The World Health Organization published its new International Classification of Diseases (ICD), which will be presented to member states in May this year. The revised edition moves being transgender from a mental illness to ‘gender incongruence’, under conditions related to sexual health – meaning the term ‘gender identity disorder’ no longer exists internationally. Meanwhile, the American Psychological Association revised the terms in 2012.

In 2016, the Japanese Education Ministry issued a Guidebook for Teachers on how to treat LGBT students in schools. In 2017, the Ministry announced that it had revised the national bullying prevention policy to include LGBT students.

In 2018, in anticipation of hosting the 2020 Olympics, the Tokyo Metropolitan Government passed a law that disallows the city government, citizens, and enterprises from discriminating based on gender identity or sexual orientation. The county has also voted for two UN Human Rights Council resolutions which aim to end violence and discrimination based on sexual orientation and gender identity.

In 2018 a UN independent expert on sexual orientation and gender identity also recommended in his address to the UN General Assembly to eliminate abusive requirements in the legal process to change gender in Japan. He further recommended that a revised version of the law ensure legal recognition in all aspects of people’s lives, whether it be in education, employment, or personal matters.

These changes and recommendations provide Japan with a prerequisite to alter its law. A revision of Japan’s current law would bring the broadly unheard-of topic to the limelight and educate people on what it means to be transgender. Citizens could escape marginalization from society and humiliating, irreversible procedures.

 

 

 

 

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The destruction of heritage and history during wartimes

The destruction of heritage and history during wartimes

 

Perhaps the most infamous destruction of cultural heritage during wartime in our lifetime is that of ISIS militants and other groups in Syria since the outbreak of the civil war in 2011.

ISIS destroyed part of the Roman amphitheater in Palmyra, a city in Homs – known as “The Home of Peace” – in January 2017 when it retook control from Russian and Syrian government forces. The piece of architecture dates to the second century, with aspects of Greek, Islamic, Persian, and Roman cultures all manifested within it.

The American Association for the Advancement of Science reckons that only the Ancient City of Damascus remained largely undamaged during the war, according to satellite images from the area, although much of the damage may not be visible on satellite imagery.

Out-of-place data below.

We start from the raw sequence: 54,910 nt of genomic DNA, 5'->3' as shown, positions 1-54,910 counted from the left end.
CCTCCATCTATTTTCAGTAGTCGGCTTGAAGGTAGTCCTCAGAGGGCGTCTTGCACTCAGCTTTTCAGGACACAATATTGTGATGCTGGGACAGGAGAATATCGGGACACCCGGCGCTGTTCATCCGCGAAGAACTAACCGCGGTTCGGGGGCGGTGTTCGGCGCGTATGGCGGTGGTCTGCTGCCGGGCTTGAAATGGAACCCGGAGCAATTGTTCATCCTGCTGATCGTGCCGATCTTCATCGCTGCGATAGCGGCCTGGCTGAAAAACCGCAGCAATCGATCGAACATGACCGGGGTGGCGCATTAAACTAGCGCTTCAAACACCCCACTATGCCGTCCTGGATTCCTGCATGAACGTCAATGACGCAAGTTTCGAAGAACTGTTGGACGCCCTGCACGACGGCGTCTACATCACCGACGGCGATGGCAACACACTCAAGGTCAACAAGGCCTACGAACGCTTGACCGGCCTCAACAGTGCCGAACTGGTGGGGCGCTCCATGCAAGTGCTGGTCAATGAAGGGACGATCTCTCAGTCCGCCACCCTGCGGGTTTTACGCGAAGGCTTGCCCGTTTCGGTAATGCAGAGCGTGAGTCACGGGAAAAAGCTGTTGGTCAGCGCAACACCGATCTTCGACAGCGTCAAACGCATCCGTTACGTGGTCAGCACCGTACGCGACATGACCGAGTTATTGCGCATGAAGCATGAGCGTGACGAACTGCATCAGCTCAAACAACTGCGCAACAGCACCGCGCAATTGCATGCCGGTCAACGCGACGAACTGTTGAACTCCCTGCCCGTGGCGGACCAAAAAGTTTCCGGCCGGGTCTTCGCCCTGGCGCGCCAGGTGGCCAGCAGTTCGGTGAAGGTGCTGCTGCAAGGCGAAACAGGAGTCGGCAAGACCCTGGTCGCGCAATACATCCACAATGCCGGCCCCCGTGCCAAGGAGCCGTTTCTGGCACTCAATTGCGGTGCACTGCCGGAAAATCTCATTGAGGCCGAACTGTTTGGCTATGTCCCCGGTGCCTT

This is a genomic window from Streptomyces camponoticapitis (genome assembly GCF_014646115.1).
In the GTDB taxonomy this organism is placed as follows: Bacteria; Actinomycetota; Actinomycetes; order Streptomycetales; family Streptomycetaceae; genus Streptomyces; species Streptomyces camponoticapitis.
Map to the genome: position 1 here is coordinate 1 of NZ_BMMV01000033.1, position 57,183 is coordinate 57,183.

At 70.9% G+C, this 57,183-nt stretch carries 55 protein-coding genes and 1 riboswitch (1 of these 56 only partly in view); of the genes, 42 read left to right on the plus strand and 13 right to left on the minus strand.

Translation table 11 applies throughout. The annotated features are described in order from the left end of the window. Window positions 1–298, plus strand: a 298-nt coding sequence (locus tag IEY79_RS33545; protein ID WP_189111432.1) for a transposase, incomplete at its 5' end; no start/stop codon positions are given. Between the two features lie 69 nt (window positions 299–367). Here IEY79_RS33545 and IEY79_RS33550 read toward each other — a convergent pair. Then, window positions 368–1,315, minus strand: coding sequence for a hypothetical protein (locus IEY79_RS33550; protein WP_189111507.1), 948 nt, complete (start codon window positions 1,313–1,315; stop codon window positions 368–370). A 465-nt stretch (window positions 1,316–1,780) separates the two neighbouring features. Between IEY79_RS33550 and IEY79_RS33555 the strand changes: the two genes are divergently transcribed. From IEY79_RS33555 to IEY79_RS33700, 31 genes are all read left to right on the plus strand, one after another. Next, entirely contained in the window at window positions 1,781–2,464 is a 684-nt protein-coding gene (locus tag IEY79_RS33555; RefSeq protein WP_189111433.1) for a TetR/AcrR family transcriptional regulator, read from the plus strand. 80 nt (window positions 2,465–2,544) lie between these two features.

ISIS destroys cities and artifacts as a demonstration of oppression, abuse of power, and a ruthless and barbaric rejection of other cultures; all in the name of their version of Islam. ISIS ruined the rich beauty and culture of the entirety of Syria’s UNESCO World Heritage sites as well as over 150 Syrian cities between 2011 and 2015, according to the Antiques Coalition, a US-derived organization that tackles the illegal trade in antiquities.

ISIS’s destructive behaviour has not just ideological but also monetary objectives: ISIS pocketed over $200,000 in taxes from selling stolen antiquities through third-party dealers between 2014 and 2015. This was a core source of income for the militants, in turn spurring on the accumulation of more arms and explosives to eradicate Syrian heritage. Wartime destruction also fuels the global trade in illegal antiquities, which drip into black markets and galleries around the world.

Severe damage to cultural sites is however not exclusive to ISIS. Russian airstrikes in May 2016 for example, hit the St. Simeon Monastery, a World UNESCO Heritage Site which dates to 490 AD. Two rounds of five airstrikes in February that year caused serious damage to the 16th century Ma’arra Museum. When Turkish forces came to liberate their soldiers stationed to protect Suleyman Shah’s tomb, the group intentionally destroyed it ahead of ISIS.

Although Syria and Saudi Arabia are signatories to the Hague Convention on the Protection of Cultural Property in the Event of Armed Conflict, both are culprits of heritage destruction. Saudi Arabia bombed the Dhamar Regional Museum, while the Maarat al-Numan Mosaics Museum in the Idlib province suffered months of shelling when it became a military base for the Syrian army under Assad’s regime.

To curb this damage, a group of postgraduates from the University of Damascus and scientists from the European Centre of Byzantine and post-Byzantine monuments (EKBMM) teamed up to study Syrian mosaics in a documentation and conservation venture. The group were involved in moving 3,000 square metres of mosaics dating from the 4th to 7th century to museums and storage areas in Syria.

Meanwhile, archaeologists Abdul Rahman Al-Yehiya and Ayman al-Nabu used a protective sheet on 1,600 square feet of ancient mosaics, and used sandbags to protect the Mosaics Museum itself.

The destruction of heritage and culture is not only a loss to Syria, but to society and future generations. Much of what was destroyed post-war cannot be salvaged, which further limits education and the ability of historians and anthropologists to understand the meaning of our heritage and identity. What cannot be salvaged reshapes heritage and culture into scarred remnants of the past.

 

 

 

 

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Image courtesy of David Holt via Flickr